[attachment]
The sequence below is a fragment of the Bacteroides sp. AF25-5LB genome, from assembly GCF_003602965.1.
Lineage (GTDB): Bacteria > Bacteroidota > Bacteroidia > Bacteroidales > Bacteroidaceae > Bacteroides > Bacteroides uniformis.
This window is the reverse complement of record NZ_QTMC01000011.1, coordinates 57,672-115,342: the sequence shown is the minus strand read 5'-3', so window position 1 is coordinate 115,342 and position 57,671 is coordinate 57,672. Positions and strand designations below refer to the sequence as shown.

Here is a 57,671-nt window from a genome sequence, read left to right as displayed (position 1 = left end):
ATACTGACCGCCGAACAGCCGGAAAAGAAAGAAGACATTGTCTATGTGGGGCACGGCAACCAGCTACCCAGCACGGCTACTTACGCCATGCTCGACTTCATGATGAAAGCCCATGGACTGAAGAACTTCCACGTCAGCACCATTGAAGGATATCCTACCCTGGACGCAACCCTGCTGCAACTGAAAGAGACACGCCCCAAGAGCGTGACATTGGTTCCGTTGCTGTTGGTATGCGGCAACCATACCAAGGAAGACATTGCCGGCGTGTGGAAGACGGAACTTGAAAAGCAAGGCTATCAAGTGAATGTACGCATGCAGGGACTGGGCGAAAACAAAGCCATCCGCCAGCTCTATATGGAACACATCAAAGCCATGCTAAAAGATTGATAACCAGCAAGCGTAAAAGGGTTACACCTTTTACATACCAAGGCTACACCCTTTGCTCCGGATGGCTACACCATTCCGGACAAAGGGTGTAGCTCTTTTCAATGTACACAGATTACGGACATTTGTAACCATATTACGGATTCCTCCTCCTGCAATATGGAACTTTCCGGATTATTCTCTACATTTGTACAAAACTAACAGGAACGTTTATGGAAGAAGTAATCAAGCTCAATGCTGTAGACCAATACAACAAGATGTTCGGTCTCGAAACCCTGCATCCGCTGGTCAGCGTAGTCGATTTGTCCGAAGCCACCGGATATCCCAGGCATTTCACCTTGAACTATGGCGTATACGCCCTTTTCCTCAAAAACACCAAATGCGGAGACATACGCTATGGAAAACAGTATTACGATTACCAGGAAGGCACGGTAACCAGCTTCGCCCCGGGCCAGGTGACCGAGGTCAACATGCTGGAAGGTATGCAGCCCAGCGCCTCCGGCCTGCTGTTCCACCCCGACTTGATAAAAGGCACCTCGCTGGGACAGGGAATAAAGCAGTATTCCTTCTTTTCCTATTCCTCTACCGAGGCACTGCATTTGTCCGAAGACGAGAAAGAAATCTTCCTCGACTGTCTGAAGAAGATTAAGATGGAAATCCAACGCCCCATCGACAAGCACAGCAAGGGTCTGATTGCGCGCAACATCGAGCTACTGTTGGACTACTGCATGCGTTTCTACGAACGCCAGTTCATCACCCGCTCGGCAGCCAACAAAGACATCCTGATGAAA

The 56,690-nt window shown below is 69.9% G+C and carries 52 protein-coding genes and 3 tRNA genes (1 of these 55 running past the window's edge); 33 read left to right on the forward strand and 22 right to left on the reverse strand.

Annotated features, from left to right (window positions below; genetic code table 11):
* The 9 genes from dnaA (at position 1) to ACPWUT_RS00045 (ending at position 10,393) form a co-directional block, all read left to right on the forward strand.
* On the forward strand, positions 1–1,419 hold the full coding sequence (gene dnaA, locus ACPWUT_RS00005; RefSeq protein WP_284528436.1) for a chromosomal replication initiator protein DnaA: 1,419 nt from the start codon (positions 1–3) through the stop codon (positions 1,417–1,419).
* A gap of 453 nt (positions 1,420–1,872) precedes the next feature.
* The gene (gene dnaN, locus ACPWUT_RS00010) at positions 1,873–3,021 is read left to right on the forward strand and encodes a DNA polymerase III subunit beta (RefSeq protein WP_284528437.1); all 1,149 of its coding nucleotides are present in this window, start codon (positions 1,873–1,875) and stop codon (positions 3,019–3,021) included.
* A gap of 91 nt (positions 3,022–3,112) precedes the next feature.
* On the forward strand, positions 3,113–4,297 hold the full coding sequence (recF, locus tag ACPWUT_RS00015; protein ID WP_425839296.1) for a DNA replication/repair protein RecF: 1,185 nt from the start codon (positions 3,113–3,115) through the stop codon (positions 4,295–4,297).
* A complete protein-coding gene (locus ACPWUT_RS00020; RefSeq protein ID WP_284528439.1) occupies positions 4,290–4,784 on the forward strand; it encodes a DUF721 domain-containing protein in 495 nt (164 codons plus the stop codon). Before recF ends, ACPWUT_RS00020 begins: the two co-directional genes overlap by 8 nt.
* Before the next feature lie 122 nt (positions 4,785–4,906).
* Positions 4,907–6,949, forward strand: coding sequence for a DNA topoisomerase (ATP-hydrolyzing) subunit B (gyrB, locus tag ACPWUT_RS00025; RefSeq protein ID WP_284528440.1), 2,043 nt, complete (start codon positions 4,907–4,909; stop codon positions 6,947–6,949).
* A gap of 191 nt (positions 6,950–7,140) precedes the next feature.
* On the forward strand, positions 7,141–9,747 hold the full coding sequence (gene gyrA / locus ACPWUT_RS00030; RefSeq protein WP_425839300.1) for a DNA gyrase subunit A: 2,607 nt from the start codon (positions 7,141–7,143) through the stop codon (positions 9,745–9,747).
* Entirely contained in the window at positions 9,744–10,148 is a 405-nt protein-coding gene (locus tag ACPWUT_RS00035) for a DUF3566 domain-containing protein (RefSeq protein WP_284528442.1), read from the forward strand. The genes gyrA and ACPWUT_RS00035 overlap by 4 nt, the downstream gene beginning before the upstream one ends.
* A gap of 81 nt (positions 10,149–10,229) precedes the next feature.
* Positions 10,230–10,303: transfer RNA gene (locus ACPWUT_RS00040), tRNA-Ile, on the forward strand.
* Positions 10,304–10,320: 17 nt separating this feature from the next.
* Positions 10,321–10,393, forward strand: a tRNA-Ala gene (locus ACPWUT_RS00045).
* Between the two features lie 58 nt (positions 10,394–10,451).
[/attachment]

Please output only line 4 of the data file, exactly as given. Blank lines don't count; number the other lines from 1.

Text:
Here is a 57,671-nt window from a genome sequence, read left to right as displayed (position 1 = left end):